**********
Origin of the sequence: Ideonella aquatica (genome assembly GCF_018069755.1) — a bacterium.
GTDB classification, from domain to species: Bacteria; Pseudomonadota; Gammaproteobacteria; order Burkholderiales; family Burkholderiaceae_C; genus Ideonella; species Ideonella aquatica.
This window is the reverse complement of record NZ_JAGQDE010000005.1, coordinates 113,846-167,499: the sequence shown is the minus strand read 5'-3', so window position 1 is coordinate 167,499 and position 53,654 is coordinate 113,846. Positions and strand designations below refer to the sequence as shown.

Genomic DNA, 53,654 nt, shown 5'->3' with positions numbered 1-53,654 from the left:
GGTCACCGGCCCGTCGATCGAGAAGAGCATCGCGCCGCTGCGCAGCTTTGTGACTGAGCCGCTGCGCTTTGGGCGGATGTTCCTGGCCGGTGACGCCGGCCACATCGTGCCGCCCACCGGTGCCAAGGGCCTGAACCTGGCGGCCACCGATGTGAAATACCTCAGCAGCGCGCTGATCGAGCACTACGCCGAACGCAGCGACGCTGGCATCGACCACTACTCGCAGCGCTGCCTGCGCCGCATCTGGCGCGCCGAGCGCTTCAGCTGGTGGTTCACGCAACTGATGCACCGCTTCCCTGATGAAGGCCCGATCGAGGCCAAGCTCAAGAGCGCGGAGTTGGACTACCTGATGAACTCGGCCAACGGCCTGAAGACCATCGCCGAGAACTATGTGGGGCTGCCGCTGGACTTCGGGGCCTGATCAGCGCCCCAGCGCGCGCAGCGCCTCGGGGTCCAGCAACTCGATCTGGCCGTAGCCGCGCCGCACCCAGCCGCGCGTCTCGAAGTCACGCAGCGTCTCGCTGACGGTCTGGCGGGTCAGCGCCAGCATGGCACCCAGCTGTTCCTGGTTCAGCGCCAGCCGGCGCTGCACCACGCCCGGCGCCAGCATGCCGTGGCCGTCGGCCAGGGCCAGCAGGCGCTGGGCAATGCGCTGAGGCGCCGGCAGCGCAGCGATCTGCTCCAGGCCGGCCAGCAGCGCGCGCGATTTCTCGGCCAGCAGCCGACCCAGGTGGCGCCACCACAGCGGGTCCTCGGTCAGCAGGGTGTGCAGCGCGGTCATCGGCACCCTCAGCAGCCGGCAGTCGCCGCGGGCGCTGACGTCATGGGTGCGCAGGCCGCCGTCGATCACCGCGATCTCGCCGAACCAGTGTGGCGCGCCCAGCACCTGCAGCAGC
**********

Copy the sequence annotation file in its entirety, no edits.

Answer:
Origin of the sequence: Ideonella aquatica (genome assembly GCF_018069755.1) — a bacterium.
GTDB classification, from domain to species: Bacteria; Pseudomonadota; Gammaproteobacteria; order Burkholderiales; family Burkholderiaceae_C; genus Ideonella; species Ideonella aquatica.
This window is the reverse complement of record NZ_JAGQDE010000005.1, coordinates 113,846-167,499: the sequence shown is the minus strand read 5'-3', so window position 1 is coordinate 167,499 and position 53,654 is coordinate 113,846. Positions and strand designations below refer to the sequence as shown.

Genomic DNA, 53,654 nt, shown 5'->3' with positions numbered 1-53,654 from the left:
GGTCACCGGCCCGTCGATCGAGAAGAGCATCGCGCCGCTGCGCAGCTTTGTGACTGAGCCGCTGCGCTTTGGGCGGATGTTCCTGGCCGGTGACGCCGGCCACATCGTGCCGCCCACCGGTGCCAAGGGCCTGAACCTGGCGGCCACCGATGTGAAATACCTCAGCAGCGCGCTGATCGAGCACTACGCCGAACGCAGCGACGCTGGCATCGACCACTACTCGCAGCGCTGCCTGCGCCGCATCTGGCGCGCCGAGCGCTTCAGCTGGTGGTTCACGCAACTGATGCACCGCTTCCCTGATGAAGGCCCGATCGAGGCCAAGCTCAAGAGCGCGGAGTTGGACTACCTGATGAACTCGGCCAACGGCCTGAAGACCATCGCCGAGAACTATGTGGGGCTGCCGCTGGACTTCGGGGCCTGATCAGCGCCCCAGCGCGCGCAGCGCCTCGGGGTCCAGCAACTCGATCTGGCCGTAGCCGCGCCGCACCCAGCCGCGCGTCTCGAAGTCACGCAGCGTCTCGCTGACGGTCTGGCGGGTCAGCGCCAGCATGGCACCCAGCTGTTCCTGGTTCAGCGCCAGCCGGCGCTGCACCACGCCCGGCGCCAGCATGCCGTGGCCGTCGGCCAGGGCCAGCAGGCGCTGGGCAATGCGCTGAGGCGCCGGCAGCGCAGCGATCTGCTCCAGGCCGGCCAGCAGCGCGCGCGATTTCTCGGCCAGCAGCCGACCCAGGTGGCGCCACCACAGCGGGTCCTCGGTCAGCAGGGTGTGCAGCGCGGTCATCGGCACCCTCAGCAGCCGGCAGTCGCCGCGGGCGCTGACGTCATGGGTGCGCAGGCCGCCGTCGATCACCGCGATCTCGCCGAACCAGTGTGGCGCGCCCAGCACCTGCAGCAGC